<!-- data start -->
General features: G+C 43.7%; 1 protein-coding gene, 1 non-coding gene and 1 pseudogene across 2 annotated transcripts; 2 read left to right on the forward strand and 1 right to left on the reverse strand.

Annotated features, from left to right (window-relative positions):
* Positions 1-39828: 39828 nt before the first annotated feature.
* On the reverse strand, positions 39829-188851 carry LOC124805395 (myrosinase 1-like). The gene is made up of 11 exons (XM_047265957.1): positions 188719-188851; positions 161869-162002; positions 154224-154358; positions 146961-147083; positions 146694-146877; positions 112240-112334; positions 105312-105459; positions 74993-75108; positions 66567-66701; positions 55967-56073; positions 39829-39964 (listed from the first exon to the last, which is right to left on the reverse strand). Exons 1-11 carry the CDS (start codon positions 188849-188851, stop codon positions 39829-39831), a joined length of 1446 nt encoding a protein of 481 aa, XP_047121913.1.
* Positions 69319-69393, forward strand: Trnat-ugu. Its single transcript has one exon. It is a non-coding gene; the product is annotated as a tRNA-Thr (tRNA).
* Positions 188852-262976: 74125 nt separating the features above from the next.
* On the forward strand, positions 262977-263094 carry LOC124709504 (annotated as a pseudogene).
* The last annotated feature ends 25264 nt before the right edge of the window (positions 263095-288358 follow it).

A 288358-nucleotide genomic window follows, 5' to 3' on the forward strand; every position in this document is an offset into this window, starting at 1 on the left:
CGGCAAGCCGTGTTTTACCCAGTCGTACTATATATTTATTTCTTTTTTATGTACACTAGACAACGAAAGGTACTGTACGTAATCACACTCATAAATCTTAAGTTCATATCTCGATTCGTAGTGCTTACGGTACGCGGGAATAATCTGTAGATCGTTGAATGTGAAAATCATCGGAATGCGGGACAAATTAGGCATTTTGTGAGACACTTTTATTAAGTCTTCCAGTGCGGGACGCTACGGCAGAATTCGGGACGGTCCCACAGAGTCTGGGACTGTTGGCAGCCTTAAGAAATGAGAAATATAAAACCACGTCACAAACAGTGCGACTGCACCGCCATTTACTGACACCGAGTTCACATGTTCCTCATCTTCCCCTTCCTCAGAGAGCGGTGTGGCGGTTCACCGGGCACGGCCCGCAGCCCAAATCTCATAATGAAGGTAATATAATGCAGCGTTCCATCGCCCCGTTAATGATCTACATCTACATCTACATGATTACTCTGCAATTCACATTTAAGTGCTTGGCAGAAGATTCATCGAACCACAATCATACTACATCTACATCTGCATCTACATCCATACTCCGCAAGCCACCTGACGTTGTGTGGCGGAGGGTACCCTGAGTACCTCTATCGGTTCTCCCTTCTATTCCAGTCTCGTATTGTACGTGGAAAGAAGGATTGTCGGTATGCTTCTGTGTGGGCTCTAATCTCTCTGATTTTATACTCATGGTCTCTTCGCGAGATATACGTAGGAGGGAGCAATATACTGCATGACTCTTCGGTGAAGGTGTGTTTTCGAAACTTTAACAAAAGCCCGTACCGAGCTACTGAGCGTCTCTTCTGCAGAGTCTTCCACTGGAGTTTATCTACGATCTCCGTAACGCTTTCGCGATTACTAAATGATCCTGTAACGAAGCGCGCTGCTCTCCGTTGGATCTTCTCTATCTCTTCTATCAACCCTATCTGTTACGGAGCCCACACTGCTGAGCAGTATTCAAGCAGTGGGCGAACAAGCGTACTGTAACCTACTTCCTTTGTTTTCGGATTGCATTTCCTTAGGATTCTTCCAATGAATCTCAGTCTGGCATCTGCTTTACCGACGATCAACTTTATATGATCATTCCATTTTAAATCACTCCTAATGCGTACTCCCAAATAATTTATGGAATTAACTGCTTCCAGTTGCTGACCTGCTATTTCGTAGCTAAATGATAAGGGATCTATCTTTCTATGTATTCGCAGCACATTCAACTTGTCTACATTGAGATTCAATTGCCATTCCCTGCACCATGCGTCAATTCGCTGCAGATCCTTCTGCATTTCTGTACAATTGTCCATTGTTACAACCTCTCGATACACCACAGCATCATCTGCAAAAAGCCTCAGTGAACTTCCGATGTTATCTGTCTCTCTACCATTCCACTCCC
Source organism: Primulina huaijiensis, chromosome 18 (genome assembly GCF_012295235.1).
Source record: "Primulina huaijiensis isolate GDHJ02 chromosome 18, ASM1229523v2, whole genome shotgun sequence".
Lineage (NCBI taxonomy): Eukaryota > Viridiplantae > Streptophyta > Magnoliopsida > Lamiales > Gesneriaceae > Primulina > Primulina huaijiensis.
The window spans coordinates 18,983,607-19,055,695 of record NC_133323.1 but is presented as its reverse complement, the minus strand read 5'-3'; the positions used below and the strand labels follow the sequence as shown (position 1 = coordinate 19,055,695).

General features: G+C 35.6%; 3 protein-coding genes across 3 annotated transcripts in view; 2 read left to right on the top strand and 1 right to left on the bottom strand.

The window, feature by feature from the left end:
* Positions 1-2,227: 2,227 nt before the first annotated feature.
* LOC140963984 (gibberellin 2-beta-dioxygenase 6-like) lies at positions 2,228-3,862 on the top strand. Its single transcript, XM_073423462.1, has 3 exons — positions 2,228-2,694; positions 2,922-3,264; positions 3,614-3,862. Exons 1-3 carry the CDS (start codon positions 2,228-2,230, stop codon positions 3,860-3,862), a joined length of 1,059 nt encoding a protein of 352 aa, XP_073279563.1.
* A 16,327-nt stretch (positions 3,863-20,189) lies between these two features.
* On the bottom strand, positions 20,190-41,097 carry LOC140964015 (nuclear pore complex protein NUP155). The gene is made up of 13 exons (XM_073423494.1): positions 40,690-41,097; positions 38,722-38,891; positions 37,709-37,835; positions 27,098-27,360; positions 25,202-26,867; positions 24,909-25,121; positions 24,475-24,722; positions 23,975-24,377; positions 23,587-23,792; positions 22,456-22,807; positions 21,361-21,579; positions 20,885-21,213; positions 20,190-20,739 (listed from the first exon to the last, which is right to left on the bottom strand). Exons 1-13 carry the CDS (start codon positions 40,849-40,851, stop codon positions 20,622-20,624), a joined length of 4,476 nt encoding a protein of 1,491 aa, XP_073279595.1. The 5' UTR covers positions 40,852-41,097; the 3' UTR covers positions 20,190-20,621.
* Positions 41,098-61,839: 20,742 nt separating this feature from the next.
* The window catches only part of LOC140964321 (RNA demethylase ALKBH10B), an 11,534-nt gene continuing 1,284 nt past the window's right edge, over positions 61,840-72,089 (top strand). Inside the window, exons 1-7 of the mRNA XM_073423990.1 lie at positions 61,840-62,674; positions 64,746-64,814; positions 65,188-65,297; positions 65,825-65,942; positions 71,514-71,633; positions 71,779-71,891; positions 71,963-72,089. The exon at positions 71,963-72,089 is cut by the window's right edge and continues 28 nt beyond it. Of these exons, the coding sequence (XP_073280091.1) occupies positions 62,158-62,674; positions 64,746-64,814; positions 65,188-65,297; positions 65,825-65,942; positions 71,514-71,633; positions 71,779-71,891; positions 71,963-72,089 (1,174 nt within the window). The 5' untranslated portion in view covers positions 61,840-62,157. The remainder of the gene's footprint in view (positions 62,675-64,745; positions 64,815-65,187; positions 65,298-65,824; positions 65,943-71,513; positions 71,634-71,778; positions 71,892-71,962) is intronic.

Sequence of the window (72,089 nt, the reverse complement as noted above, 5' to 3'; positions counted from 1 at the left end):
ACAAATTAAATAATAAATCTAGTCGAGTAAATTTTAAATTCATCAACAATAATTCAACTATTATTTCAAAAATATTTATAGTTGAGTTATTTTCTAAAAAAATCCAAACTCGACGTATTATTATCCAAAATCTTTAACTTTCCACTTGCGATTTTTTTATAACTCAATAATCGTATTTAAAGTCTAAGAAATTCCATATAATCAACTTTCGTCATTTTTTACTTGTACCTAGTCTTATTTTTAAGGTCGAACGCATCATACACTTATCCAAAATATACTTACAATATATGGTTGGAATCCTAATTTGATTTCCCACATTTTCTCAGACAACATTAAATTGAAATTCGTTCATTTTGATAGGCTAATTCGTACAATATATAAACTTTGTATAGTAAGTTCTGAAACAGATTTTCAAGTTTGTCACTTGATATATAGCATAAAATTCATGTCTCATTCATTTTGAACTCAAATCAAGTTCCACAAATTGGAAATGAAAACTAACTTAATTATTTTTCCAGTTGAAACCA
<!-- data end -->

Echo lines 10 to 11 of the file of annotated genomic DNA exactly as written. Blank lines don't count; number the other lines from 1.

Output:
CGGCAAGCCGTGTTTTACCCAGTCGTACTATATATTTATTTCTTTTTTATGTACACTAGACAACGAAAGGTACTGTACGTAATCACACTCATAAATCTTAAGTTCATATCTCGATTCGTAGTGCTTACGGTACGCGGGAATAATCTGTAGATCGTTGAATGTGAAAATCATCGGAATGCGGGACAAATTAGGCATTTTGTGAGACACTTTTATTAAGTCTTCCAGTGCGGGACGCTACGGCAGAATTCGGGACGGTCCCACAGAGTCTGGGACTGTTGGCAGCCTTAAGAAATGAGAAATATAAAACCACGTCACAAACAGTGCGACTGCACCGCCATTTACTGACACCGAGTTCACATGTTCCTCATCTTCCCCTTCCTCAGAGAGCGGTGTGGCGGTTCACCGGGCACGGCCCGCAGCCCAAATCTCATAATGAAGGTAATATAATGCAGCGTTCCATCGCCCCGTTAATGATCTACATCTACATCTACATGATTACTCTGCAATTCACATTTAAGTGCTTGGCAGAAGATTCATCGAACCACAATCATACTACATCTACATCTGCATCTACATCCATACTCCGCAAGCCACCTGACGTTGTGTGGCGGAGGGTACCCTGAGTACCTCTATCGGTTCTCCCTTCTATTCCAGTCTCGTATTGTACGTGGAAAGAAGGATTGTCGGTATGCTTCTGTGTGGGCTCTAATCTCTCTGATTTTATACTCATGGTCTCTTCGCGAGATATACGTAGGAGGGAGCAATATACTGCATGACTCTTCGGTGAAGGTGTGTTTTCGAAACTTTAACAAAAGCCCGTACCGAGCTACTGAGCGTCTCTTCTGCAGAGTCTTCCACTGGAGTTTATCTACGATCTCCGTAACGCTTTCGCGATTACTAAATGATCCTGTAACGAAGCGCGCTGCTCTCCGTTGGATCTTCTCTATCTCTTCTATCAACCCTATCTGTTACGGAGCCCACACTGCTGAGCAGTATTCAAGCAGTGGGCGAACAAGCGTACTGTAACCTACTTCCTTTGTTTTCGGATTGCATTTCCTTAGGATTCTTCCAATGAATCTCAGTCTGGCATCTGCTTTACCGACGATCAACTTTATATGATCATTCCATTTTAAATCACTCCTAATGCGTACTCCCAAATAATTTATGGAATTAACTGCTTCCAGTTGCTGACCTGCTATTTCGTAGCTAAATGATAAGGGATCTATCTTTCTATGTATTCGCAGCACATTCAACTTGTCTACATTGAGATTCAATTGCCATTCCCTGCACCATGCGTCAATTCGCTGCAGATCCTTCTGCATTTCTGTACAATTGTCCATTGTTACAACCTCTCGATACACCACAGCATCATCTGCAAAAAGCCTCAGTGAACTTCCGATGTTATCTGTCTCTCTACCATTCCACTCCC
Source organism: Primulina huaijiensis, chromosome 18 (genome assembly GCF_012295235.1).